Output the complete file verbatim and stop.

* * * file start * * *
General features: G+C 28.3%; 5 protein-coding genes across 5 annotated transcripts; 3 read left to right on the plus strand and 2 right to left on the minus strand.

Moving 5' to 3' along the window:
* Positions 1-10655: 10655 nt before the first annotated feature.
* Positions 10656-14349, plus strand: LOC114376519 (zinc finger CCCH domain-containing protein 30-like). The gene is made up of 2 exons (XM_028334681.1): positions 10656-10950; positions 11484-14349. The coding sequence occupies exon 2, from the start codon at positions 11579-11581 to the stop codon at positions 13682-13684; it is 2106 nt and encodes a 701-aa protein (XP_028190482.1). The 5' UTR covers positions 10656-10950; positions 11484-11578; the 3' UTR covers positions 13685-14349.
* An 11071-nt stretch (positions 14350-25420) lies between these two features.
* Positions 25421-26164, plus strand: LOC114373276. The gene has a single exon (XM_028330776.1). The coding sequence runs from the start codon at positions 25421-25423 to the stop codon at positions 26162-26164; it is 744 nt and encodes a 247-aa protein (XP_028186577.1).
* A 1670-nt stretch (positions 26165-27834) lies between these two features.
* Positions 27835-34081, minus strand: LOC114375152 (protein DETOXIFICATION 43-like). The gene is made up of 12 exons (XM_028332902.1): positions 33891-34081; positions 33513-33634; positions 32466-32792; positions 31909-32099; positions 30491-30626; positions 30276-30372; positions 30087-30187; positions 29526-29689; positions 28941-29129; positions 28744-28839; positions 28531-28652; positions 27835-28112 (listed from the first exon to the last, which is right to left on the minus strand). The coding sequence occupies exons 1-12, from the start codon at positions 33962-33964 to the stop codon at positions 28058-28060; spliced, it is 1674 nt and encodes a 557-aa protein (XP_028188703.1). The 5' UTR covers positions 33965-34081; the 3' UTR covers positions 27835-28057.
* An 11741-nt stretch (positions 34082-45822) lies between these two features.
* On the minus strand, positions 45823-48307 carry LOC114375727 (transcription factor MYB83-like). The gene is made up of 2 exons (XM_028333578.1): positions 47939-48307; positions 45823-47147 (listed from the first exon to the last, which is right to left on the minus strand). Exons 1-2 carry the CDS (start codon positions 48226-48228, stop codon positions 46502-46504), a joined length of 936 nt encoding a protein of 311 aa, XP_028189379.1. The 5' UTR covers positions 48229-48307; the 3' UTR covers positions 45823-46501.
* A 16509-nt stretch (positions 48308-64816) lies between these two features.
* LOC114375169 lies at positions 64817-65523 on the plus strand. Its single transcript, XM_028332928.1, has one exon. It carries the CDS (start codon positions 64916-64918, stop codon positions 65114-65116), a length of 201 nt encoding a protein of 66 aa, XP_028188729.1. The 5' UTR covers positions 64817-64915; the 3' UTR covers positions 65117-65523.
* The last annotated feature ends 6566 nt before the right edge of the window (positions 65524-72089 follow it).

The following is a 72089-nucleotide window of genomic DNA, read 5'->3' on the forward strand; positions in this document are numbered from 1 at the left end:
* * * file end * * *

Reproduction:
General features: G+C 28.3%; 5 protein-coding genes across 5 annotated transcripts; 3 read left to right on the plus strand and 2 right to left on the minus strand.

Moving 5' to 3' along the window:
* Positions 1-10655: 10655 nt before the first annotated feature.
* Positions 10656-14349, plus strand: LOC114376519 (zinc finger CCCH domain-containing protein 30-like). The gene is made up of 2 exons (XM_028334681.1): positions 10656-10950; positions 11484-14349. The coding sequence occupies exon 2, from the start codon at positions 11579-11581 to the stop codon at positions 13682-13684; it is 2106 nt and encodes a 701-aa protein (XP_028190482.1). The 5' UTR covers positions 10656-10950; positions 11484-11578; the 3' UTR covers positions 13685-14349.
* An 11071-nt stretch (positions 14350-25420) lies between these two features.
* Positions 25421-26164, plus strand: LOC114373276. The gene has a single exon (XM_028330776.1). The coding sequence runs from the start codon at positions 25421-25423 to the stop codon at positions 26162-26164; it is 744 nt and encodes a 247-aa protein (XP_028186577.1).
* A 1670-nt stretch (positions 26165-27834) lies between these two features.
* Positions 27835-34081, minus strand: LOC114375152 (protein DETOXIFICATION 43-like). The gene is made up of 12 exons (XM_028332902.1): positions 33891-34081; positions 33513-33634; positions 32466-32792; positions 31909-32099; positions 30491-30626; positions 30276-30372; positions 30087-30187; positions 29526-29689; positions 28941-29129; positions 28744-28839; positions 28531-28652; positions 27835-28112 (listed from the first exon to the last, which is right to left on the minus strand). The coding sequence occupies exons 1-12, from the start codon at positions 33962-33964 to the stop codon at positions 28058-28060; spliced, it is 1674 nt and encodes a 557-aa protein (XP_028188703.1). The 5' UTR covers positions 33965-34081; the 3' UTR covers positions 27835-28057.
* An 11741-nt stretch (positions 34082-45822) lies between these two features.
* On the minus strand, positions 45823-48307 carry LOC114375727 (transcription factor MYB83-like). The gene is made up of 2 exons (XM_028333578.1): positions 47939-48307; positions 45823-47147 (listed from the first exon to the last, which is right to left on the minus strand). Exons 1-2 carry the CDS (start codon positions 48226-48228, stop codon positions 46502-46504), a joined length of 936 nt encoding a protein of 311 aa, XP_028189379.1. The 5' UTR covers positions 48229-48307; the 3' UTR covers positions 45823-46501.
* A 16509-nt stretch (positions 48308-64816) lies between these two features.
* LOC114375169 lies at positions 64817-65523 on the plus strand. Its single transcript, XM_028332928.1, has one exon. It carries the CDS (start codon positions 64916-64918, stop codon positions 65114-65116), a length of 201 nt encoding a protein of 66 aa, XP_028188729.1. The 5' UTR covers positions 64817-64915; the 3' UTR covers positions 65117-65523.
* The last annotated feature ends 6566 nt before the right edge of the window (positions 65524-72089 follow it).

The following is a 72089-nucleotide window of genomic DNA, read 5'->3' on the forward strand; positions in this document are numbered from 1 at the left end: